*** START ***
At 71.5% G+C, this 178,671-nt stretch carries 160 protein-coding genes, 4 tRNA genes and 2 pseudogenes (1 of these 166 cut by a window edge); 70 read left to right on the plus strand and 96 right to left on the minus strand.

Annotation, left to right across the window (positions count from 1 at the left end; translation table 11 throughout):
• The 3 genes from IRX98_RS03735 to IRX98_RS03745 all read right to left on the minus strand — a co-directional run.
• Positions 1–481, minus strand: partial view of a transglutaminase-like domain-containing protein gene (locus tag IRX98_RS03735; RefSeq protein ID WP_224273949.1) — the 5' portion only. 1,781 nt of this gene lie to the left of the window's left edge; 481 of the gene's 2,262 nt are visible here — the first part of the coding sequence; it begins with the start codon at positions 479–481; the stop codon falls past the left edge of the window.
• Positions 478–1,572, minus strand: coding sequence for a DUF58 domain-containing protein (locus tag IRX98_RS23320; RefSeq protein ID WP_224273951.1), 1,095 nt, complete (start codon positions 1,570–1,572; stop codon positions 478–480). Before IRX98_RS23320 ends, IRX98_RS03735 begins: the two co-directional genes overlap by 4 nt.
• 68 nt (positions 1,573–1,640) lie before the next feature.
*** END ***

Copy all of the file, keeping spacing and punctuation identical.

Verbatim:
At 71.5% G+C, this 178,671-nt stretch carries 160 protein-coding genes, 4 tRNA genes and 2 pseudogenes (1 of these 166 cut by a window edge); 70 read left to right on the plus strand and 96 right to left on the minus strand.

Annotation, left to right across the window (positions count from 1 at the left end; translation table 11 throughout):
• The 3 genes from IRX98_RS03735 to IRX98_RS03745 all read right to left on the minus strand — a co-directional run.
• Positions 1–481, minus strand: partial view of a transglutaminase-like domain-containing protein gene (locus tag IRX98_RS03735; RefSeq protein ID WP_224273949.1) — the 5' portion only. 1,781 nt of this gene lie to the left of the window's left edge; 481 of the gene's 2,262 nt are visible here — the first part of the coding sequence; it begins with the start codon at positions 479–481; the stop codon falls past the left edge of the window.
• Positions 478–1,572, minus strand: coding sequence for a DUF58 domain-containing protein (locus tag IRX98_RS23320; RefSeq protein ID WP_224273951.1), 1,095 nt, complete (start codon positions 1,570–1,572; stop codon positions 478–480). Before IRX98_RS23320 ends, IRX98_RS03735 begins: the two co-directional genes overlap by 4 nt.
• 68 nt (positions 1,573–1,640) lie before the next feature.